Devotional Thoughts for Today
“His Love, His Way”
Exodus 2:11–15 (ESV)
One day, when Moses had grown up, he went out to his people and looked on their burdens, and he saw an Egyptian beating a Hebrew, one of his people.  He looked this way and that, and seeing no one, he struck down the Egyptian and hid him in the sand.  When he went out the next day, behold, two Hebrews were struggling together. And he said to the man in the wrong, “Why do you strike your companion?”  He answered, “Who made you a prince and a judge over us? Do you mean to kill me as you killed the Egyptian?” Then Moses was afraid, and thought, “Surely the thing is known.”  When Pharaoh heard of it, he sought to kill Moses. But Moses fled from Pharaoh and stayed in the land of Midian. And he sat down by a well.
After many years of ministry, I’ve learned profound lessons like “pray a lot,” “smile more,” and “people like it when you buy them food.” Another important ministry principle I’ve learned is that wanting to help someone is not the same as knowing how to help or having the power to do so.
When we see our children or our friends struggle, the solution can seem so simple and clear. Just follow our amazing advice and all will be well. Yet experience tells us that our wisdom and power have not solved all of our own problems, and therefore, have very real limits.
In today’s text, though Moses is living comfortably as part of Pharaoh’s household, he is distraught over the condition of his people. When he sees an Egyptian beating a Hebrew, Moses kills the Egyptian, longing to deliver the Israelites from their suffering. Unfortunately, all Moses manages to do is anger Pharaoh, and as a result, earn himself exile. The Israelites do not appreciate Moses’s attempt to deliver them and their experience of oppression and slavery remains exactly the same.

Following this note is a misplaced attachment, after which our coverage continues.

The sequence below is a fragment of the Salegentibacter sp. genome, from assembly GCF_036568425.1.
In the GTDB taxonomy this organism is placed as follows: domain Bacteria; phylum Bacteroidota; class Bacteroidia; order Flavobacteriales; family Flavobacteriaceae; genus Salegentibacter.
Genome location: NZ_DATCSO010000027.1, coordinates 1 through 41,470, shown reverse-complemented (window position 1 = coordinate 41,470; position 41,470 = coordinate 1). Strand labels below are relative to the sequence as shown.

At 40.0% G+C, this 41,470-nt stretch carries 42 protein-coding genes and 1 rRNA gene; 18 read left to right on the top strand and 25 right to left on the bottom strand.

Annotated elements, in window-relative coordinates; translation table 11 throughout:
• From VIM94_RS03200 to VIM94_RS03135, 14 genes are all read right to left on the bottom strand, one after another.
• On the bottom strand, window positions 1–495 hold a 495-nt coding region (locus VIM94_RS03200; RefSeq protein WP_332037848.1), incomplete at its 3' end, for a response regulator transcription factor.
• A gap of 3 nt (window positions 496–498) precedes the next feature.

Certainly Moses cared for the Israelites and he was even willing to sacrifice his place in Pharaoh’s house to help them, but Moses chose his own method and relied on his own power to bless his people and he utterly failed.
When it comes to loving the people in our own lives we can have compassion in our hearts and a willingness to sacrifice, but if we continue to stubbornly cling to our own methods and wisdom, we too will fail to bring lasting blessing.
Only God is able to give the joy, freedom, and new life that we desire for those we love. Only by caring for others His way, in His strength, for His purposes will our love impart eternal blessing.
Prayer: Father, forgive me that I am so wise in my own eyes. Teach me how to be a better parent, spouse, child, friend, coworker and neighbor. Guide me that I may love with Your love, in Your way, for Your glory. Use me to impart freedom and joy to those around me.
Bible Reading for Today: Genesis 44
Lunch Break Study
Read 1 Samuel 13:8–13 (ESV): He waited seven days, the time appointed by Samuel. But Samuel did not come to Gilgal, and the people were scattering from him.  So Saul said, “Bring the burnt offering here to me, and the peace offerings.” And he offered the burnt offering.  As soon as he had finished offering the burnt offering, behold, Samuel came. And Saul went out to meet him and greet him.  Samuel said, “What have you done?” And Saul said, “When I saw that the people were scattering from me, and that you did not come within the days appointed, and that the Philistines had mustered at Michmash,  I said, ‘Now the Philistines will come down against me at Gilgal, and I have not sought the favor of the LORD.’ So I forced myself, and offered the burnt offering.”  And Samuel said to Saul, “You have done foolishly. You have not kept the command of the LORD your God, with which he commanded you. For then the LORD would have established your kingdom over Israel forever…
Questions to Consider
- Why does Saul offer the burnt offering?
- When confronted by Samuel, is Saul repentant?
- What is the result of Saul giving in to fear and taking matters into his own hands?
- Saul is afraid that Samuel is not coming and that his army will entirely desert him before the battle with the Philistines.
- No, Saul blames Samuel for being late and feels like he had no choice but to offer the burnt offering.
- Saul’s reign as king will come to an end, ruining his own legacy as well as the future for his descendants.
Reflect on your day. What opportunities were you given to trust in the Lord as you related to other people? Ask God that your obedience would bear the fruit of His blessing in their lives.